It's Sunday. My birthday was yesterday and yes, of course I wore my birthday crown all day. Why wouldn't I? I spent my birthday surrounded by my art family at the Tennessee Art Education Association Conference in Nashville, Tennessee. So, today I am feeling inspired, refreshed and blessed by the amazing things I learned, experienced and made at the conference. Tomorrow, I will enter my classroom with my Art Bag packed full of new ideas, skills and renewed passion for teaching...and I also managed to pick up some "freebies" for my students who will ask me if I brought them something from my trip. I also presented a workshop on Narrative and Folk Art. I shared Faith Ringgold's Narrative Quilt, "Tar Beach." I spoke about Faith and how she has inspired me. I also shared the work of Louisiana Folk Artist Clementine Hunter and compared it with my Aunt Sibyl's folk art--both equally wonderful art story-tellers. I also shared my own narrative work..a triptych music box that I made in honor of my mother and artist Aminah Robinson. I showed those who came to my workshop story blocks that my students had made. Then they made art blocks with their own stories painted on them. It was a moving experience for some of them as they began to remember their stories and consider them as art. It moved me to hear their stories and to see their art. It needed to be revisited...it needed to be expressed. Art has that power. I hope that if you teach art and if you are reading this that you belong to your state art organization. If you join the National Art Education Association, you already are a member, but you need to connect. Go to your conference. Meet your art family. They need you..and even if you don't realize it, you need them. If you're not an art teacher, and you still have a story that needs to be expressed, grab a scrap of anything and begin to make marks that expresses how you feel about that memory. Hopefully it will be a pleasant reunion..like the reunion I experienced yesterday on my birthday.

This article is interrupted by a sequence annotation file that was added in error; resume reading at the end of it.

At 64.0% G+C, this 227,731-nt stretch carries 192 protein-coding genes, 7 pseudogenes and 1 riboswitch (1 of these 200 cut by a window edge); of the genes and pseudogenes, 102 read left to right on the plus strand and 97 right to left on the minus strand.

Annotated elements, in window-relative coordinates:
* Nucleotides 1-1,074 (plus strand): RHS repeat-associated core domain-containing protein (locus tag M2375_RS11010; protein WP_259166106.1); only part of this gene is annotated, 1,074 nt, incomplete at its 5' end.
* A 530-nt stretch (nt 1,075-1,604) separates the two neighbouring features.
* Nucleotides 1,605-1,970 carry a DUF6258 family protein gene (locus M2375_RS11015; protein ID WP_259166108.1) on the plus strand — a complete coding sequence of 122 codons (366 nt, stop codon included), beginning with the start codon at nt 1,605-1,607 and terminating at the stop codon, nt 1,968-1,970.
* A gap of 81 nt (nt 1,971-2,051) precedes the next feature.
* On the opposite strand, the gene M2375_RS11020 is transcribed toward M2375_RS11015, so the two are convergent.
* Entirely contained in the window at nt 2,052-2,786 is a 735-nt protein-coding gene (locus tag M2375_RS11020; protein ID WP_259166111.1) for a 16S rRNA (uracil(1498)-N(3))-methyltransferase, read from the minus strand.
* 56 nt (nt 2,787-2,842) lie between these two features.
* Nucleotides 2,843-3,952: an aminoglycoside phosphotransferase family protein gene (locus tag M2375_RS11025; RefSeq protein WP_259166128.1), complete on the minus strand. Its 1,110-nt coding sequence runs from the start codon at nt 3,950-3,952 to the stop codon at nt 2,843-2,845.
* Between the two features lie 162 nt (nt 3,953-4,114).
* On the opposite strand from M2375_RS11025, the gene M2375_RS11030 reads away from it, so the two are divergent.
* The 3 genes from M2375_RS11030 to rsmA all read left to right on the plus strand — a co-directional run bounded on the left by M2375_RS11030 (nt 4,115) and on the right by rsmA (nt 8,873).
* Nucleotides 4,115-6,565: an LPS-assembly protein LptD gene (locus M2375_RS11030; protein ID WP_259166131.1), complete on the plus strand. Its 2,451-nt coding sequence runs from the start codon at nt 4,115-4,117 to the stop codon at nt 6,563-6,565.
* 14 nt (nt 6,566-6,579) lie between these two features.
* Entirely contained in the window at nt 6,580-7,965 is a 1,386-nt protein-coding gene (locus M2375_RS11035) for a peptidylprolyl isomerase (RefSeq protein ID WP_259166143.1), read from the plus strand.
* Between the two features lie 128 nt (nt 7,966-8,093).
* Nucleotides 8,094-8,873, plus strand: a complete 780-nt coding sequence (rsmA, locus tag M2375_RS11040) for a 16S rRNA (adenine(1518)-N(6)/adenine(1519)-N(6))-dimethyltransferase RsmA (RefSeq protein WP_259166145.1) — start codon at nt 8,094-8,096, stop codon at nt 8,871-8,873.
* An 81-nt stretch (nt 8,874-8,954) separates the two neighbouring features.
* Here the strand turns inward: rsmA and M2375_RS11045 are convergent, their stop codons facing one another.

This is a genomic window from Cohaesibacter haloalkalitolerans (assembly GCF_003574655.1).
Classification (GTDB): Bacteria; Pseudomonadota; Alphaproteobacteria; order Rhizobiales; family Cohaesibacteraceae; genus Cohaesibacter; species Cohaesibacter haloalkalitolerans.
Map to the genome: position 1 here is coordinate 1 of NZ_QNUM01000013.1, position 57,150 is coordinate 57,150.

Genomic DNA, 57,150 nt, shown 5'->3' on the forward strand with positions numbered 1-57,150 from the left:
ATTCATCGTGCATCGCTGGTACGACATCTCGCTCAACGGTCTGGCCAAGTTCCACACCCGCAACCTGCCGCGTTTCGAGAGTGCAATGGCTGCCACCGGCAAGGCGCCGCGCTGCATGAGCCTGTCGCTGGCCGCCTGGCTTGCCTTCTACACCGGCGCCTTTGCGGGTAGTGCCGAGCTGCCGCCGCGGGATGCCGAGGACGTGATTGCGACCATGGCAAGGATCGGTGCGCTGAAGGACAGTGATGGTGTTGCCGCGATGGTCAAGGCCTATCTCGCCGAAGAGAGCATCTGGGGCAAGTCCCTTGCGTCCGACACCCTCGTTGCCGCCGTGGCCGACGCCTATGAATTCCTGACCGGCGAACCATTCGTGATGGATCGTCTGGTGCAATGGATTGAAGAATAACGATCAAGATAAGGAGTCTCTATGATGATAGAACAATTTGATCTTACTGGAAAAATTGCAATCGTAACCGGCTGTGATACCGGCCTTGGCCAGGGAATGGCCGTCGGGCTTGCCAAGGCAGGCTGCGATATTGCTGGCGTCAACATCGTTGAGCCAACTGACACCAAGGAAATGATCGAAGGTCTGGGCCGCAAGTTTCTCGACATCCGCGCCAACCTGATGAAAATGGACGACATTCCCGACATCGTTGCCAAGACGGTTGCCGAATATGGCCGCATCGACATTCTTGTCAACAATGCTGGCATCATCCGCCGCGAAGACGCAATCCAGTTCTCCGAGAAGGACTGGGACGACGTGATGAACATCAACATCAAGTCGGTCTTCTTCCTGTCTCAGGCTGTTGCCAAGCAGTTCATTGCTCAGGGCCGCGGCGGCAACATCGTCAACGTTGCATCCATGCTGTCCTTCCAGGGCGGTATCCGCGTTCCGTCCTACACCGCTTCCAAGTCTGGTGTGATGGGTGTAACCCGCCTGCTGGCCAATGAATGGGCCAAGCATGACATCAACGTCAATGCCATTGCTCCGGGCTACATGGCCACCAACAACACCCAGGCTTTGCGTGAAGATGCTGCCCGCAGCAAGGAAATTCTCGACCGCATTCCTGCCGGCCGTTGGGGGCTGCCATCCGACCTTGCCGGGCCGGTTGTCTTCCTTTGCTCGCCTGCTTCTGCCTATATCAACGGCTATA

I use this gradation chart for students to learn how to manipulate tone to turn shapes into form. When I started using this scale exercise several years ago, I noticed an improvement in their ability not only to identify the different degrees of light and dark values in other's art, but also how to apply it to their own. It also become a healthy challenge for them to perfect this scale. The next step is to let them draw a shape using a template and to shade it using these methods. Then they are ready to look at a still life of forms or objects and draw applying these principles. You are welcome to use and reproduce this chart to use in your classroom. Click here to download this chart. If you would like to see this chart explained, you may visit my YouTube Channel: https://youtu.be/_4lXLfjJPB4
Perhaps the most powerful tool we have in teaching children that "Art Speaks" is to let their own personal voice be heard. Find something that your students feel compassionate about. Different age groups have different responses to the world around them. Those of us who have taught elementary know well the experience of beginning a mini-lecture on a work of art, only to be "interrupted" by a random comment that seems totally unrelated to the discussion. If we dismiss their comments, we are communicating to them that their personal voice is really not that important. Find a way to help them bring those passions into their art work. Recently, a co-worker's dog died. All of my sixth grade art students know about it, so we are working on a collaborative art project to present to her this week. This aligns with the "Pet Project" we are currently working on. My student sample is the image of a kitten that my daughter recently rescued. This is leading to a larger service project that I will blog about later. At this point, my students feel very connected and engaged not only to this lesson but also to ways that art can reach out to borders beyond the classroom and speak volumes!